remembrance. Questions surrounding individuality / collectivity emerge
here as well as questions of temporal mediation and transmission (the
medium as transcending time).

* Relation between religious authority and medium / media. New media
such as radio or the Internet allow persons without formal religious
training to get to a position of religious authority. The effects can be
considered as dissolving religious authority and/or as fundamentally
democratising. On the other hand, the spread of religious teachings
increases through the use of such media, and they are, of course, used
intensely by religious authorities.

Papers should address at least one of the above-mentioned dimensions, be
empirically grounded and theoretically informed.

Panel 2: Secularization of Religion, Sacralization of Politics? The
State of Religion in Southeast Asia
Scholars of Southeast Asia have tirelessly emphasized the tight
interplay between politics and religion in the region and questioned the
very salience of “religion” and “politics” as separate spheres. From the
veneration of national heroes in Vietnamese temples to the declaration
by former Prime Minister Mahathir that Malaysia was an Islamic state, a
neat distinction between the “religious” and the “political” seems hard
to sustain. In terms of theory, this observation has generally led to a
refutation of the cornerstone of modernization theory, namely
secularism, as a Eurocentric line of thought. This panel seeks to go
beyond the simple refutation of the secularization thesis and welcomes
contributions that are both theoretically informed and empirically
grounded in their investigation of the manifold relations between
“religion” and “politics” in Southeast Asia – from the much noted
politicisation of religion, to the ritual and performative dimensions of
the political.

Historical accounts have long emphasized the mutually constitutive ties
of religion and politics in the region. Religion in Southeast Asia has
indeed never been solely a tradition, a belief system, the combination
of belief and ritual or an instrument to explain the world. Since the
introduction of the world religions Hinduism, Buddhism (both vehicles),
later Islam and Christianity from the neighboring regions, these world
religions have been, like their tribal beliefs systems, which existed
before and together with them, instruments to create and to legitimize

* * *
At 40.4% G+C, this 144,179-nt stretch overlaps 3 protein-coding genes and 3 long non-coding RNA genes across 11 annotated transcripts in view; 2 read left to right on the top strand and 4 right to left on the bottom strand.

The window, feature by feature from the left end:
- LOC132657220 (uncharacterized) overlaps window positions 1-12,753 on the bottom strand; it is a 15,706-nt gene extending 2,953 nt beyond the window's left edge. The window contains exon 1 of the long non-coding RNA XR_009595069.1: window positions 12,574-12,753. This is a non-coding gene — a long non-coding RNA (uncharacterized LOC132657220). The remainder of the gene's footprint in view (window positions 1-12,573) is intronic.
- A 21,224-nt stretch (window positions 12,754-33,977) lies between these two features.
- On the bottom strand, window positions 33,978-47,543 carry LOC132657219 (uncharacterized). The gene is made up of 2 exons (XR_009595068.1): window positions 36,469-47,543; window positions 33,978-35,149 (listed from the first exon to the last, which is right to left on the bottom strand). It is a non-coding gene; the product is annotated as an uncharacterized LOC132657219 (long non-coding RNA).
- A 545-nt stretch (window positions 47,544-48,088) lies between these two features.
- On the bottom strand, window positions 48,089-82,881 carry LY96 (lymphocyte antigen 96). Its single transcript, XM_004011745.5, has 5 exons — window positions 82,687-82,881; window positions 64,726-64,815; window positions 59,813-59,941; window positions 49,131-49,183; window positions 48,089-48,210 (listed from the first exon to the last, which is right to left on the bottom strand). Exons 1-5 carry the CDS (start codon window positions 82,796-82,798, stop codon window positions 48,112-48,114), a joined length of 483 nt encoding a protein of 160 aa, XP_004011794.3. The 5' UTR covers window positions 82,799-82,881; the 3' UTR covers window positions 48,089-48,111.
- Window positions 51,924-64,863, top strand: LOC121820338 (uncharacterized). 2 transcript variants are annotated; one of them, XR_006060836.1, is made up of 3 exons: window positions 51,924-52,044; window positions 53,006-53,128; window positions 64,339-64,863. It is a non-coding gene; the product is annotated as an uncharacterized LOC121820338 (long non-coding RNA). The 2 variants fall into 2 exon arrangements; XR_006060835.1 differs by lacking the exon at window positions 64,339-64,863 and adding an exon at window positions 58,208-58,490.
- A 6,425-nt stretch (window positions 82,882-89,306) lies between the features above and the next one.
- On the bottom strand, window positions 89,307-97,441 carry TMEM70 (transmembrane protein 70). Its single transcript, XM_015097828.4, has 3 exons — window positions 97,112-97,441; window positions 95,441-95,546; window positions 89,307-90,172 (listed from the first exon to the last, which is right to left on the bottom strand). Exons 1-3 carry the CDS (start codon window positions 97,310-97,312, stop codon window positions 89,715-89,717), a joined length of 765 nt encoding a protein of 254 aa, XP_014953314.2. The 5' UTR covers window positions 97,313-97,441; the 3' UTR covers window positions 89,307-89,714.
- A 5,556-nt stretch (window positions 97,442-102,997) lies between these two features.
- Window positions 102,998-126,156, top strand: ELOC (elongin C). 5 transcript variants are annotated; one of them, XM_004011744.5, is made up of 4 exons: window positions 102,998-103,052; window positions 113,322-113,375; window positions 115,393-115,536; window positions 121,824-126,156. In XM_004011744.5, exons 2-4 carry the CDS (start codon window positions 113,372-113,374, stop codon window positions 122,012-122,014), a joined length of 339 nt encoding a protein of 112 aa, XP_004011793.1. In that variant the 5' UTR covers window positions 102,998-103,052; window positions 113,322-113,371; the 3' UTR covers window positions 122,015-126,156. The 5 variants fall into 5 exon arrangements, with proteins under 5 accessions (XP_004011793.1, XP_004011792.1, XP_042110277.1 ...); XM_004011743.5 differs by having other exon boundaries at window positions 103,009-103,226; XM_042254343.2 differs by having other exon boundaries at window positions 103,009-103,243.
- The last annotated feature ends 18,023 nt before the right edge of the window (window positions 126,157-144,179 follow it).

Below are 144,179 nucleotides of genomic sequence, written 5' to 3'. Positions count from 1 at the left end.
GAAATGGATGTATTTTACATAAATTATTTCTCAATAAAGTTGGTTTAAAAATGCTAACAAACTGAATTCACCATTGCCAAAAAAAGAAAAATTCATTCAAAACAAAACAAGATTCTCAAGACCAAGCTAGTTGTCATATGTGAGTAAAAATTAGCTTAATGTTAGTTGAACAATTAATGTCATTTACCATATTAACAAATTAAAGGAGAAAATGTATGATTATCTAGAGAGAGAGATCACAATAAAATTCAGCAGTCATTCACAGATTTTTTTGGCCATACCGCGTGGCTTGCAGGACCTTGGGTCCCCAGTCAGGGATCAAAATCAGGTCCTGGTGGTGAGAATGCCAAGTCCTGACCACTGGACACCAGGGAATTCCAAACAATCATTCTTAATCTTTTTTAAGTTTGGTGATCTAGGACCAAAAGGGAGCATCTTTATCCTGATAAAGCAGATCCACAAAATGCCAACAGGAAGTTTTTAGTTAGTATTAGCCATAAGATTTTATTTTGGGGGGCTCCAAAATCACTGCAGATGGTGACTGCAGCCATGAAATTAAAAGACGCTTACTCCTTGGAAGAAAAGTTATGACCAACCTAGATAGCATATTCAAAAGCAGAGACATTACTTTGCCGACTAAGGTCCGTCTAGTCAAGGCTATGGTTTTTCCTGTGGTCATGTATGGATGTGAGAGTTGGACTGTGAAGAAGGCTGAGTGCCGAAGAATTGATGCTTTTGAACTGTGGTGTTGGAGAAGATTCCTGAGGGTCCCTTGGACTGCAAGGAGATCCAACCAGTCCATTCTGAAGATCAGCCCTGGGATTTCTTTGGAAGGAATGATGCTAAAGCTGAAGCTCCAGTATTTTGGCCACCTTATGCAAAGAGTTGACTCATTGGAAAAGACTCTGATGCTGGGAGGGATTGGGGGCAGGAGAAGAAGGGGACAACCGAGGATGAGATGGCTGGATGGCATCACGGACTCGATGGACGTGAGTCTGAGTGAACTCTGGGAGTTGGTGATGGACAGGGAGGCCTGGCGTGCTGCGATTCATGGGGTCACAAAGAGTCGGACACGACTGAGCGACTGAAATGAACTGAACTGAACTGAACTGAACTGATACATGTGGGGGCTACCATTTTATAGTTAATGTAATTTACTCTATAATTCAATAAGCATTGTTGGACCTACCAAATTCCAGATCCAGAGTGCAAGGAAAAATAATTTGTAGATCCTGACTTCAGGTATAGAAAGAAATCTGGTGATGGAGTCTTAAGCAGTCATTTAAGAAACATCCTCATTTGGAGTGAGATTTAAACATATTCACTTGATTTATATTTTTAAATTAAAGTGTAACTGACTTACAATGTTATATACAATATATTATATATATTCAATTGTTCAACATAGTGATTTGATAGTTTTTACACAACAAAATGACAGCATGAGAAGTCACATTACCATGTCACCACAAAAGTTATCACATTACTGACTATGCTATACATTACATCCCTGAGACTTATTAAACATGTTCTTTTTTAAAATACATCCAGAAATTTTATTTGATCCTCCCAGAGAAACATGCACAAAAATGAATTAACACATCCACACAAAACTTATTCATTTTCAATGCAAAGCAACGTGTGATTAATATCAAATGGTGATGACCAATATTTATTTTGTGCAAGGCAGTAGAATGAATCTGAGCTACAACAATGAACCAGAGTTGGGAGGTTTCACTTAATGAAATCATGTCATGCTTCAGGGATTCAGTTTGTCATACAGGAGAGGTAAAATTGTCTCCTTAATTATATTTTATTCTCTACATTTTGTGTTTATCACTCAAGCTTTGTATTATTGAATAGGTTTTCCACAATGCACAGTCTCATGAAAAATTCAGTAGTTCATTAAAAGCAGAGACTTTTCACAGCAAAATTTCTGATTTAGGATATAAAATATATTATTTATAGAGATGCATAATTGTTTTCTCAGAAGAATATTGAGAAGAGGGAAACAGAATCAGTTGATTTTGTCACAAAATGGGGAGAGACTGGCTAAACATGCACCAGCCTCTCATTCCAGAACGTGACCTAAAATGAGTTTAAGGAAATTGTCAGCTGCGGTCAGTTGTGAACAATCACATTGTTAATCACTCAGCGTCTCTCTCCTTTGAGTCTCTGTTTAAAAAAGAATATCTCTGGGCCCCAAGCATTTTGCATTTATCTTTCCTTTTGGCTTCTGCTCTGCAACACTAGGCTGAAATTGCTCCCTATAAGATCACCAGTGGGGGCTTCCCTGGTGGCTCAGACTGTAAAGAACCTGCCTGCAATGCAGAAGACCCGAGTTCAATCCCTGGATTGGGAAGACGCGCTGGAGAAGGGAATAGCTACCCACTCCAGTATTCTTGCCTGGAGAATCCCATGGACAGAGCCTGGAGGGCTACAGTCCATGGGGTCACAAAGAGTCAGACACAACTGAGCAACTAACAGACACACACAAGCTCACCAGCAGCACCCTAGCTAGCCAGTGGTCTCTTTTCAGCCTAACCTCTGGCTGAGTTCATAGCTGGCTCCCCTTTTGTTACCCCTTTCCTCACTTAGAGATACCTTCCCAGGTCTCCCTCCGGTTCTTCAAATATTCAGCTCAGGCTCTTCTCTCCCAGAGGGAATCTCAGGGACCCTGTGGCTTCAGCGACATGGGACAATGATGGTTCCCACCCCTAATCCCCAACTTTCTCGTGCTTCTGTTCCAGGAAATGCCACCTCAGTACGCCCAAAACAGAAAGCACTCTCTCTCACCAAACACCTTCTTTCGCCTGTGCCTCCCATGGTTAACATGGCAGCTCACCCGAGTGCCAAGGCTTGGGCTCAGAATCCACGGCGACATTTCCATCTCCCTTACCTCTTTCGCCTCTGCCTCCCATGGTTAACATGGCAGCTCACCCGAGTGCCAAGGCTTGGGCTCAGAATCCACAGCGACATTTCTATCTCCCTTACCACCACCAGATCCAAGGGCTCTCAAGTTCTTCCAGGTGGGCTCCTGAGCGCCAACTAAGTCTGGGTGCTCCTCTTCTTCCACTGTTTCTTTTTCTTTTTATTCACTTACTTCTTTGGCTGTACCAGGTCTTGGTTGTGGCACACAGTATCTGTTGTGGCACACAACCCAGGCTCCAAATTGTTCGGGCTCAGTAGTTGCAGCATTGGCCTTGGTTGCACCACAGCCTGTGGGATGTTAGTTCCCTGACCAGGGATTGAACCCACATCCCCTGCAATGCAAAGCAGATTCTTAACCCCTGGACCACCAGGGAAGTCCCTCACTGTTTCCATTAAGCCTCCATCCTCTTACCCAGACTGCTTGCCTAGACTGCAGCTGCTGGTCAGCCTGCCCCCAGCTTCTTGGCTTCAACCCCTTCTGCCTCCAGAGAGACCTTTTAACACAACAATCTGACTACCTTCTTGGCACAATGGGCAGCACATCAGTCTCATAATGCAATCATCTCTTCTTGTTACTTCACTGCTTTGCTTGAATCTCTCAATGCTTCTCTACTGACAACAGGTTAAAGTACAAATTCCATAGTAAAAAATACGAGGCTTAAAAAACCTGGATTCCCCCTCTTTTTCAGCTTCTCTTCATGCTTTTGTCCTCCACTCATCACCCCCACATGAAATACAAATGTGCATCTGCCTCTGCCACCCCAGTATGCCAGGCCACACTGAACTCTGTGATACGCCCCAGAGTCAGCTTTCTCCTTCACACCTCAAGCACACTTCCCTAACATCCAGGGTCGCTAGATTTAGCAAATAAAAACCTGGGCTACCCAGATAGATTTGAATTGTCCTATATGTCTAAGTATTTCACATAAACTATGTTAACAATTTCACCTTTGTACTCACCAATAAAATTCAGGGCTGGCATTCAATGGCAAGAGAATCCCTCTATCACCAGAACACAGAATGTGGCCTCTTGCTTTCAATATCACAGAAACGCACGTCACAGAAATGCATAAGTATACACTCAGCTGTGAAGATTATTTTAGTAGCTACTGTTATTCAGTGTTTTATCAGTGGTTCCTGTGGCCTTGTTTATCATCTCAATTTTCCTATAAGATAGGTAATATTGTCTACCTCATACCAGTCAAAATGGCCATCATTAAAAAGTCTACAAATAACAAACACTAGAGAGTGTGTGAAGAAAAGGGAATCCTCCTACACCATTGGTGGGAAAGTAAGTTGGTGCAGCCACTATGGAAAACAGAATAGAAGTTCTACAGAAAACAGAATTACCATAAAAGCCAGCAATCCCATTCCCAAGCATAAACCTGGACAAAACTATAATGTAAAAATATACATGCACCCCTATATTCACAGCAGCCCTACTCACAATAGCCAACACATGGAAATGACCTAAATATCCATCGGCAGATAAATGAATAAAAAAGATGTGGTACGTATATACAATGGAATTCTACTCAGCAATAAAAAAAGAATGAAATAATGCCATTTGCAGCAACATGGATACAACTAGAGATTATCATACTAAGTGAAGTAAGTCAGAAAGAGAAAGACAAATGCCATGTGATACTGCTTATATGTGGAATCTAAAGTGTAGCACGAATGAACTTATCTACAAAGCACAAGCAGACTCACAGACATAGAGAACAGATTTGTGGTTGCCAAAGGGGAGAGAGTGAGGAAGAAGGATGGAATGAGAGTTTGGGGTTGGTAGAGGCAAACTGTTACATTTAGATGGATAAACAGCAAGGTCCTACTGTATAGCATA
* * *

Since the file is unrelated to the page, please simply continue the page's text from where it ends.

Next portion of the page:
rules and rulers and to organize societies. This is a general feature
since the times when the earliest kingdoms and empires were founded
along the trade routes between India and China in the first centuries

Postcolonial nation-states have intervened directly in the definition of
what “religion” entails, from designating a particular religion as
“state religion”, incorporating certain religious idioms into national
ideology, to legally regulating the religious sphere. Indonesia’s
Pancasila ideology that incorporated various “world religions” under a
Judeo-Christian-Muslim notion of “religion” (Ramstedt 2004), the
parallel processes of representational re-vitalization and institutional
weakening of Buddhism in Laos (Morev 2002), or, more recently, the
“nationalisation of Islam” in the context of globalization and
neoliberal capitalism in Malaysia (Fischer 2008) are all examples of
possible articulations of the national and the religious in contemporary
Southeast Asia. While processes of globalization, migration, economic,
ecological or demographic changes are reaching today the “last
frontiers” of Southeast Asia’s rural, jungle and highland areas, so does
the reach of the modern state: intensifying globalization has not
brought about the demise of the nation-state. Yet, transnational
religious networks – such as the Pentecostal Church – do contest the
monopoly of the state over certain arthe national as the main frame of reference and identity marker by
referring to a land “in which God, not the (…) state, has dominion”
(Glick Schiller & Karagiannis 2006:160).

Rather than to equate “politics” with “the state”, in this panel, we
seek to explore the manifold linkages between the “religious” and the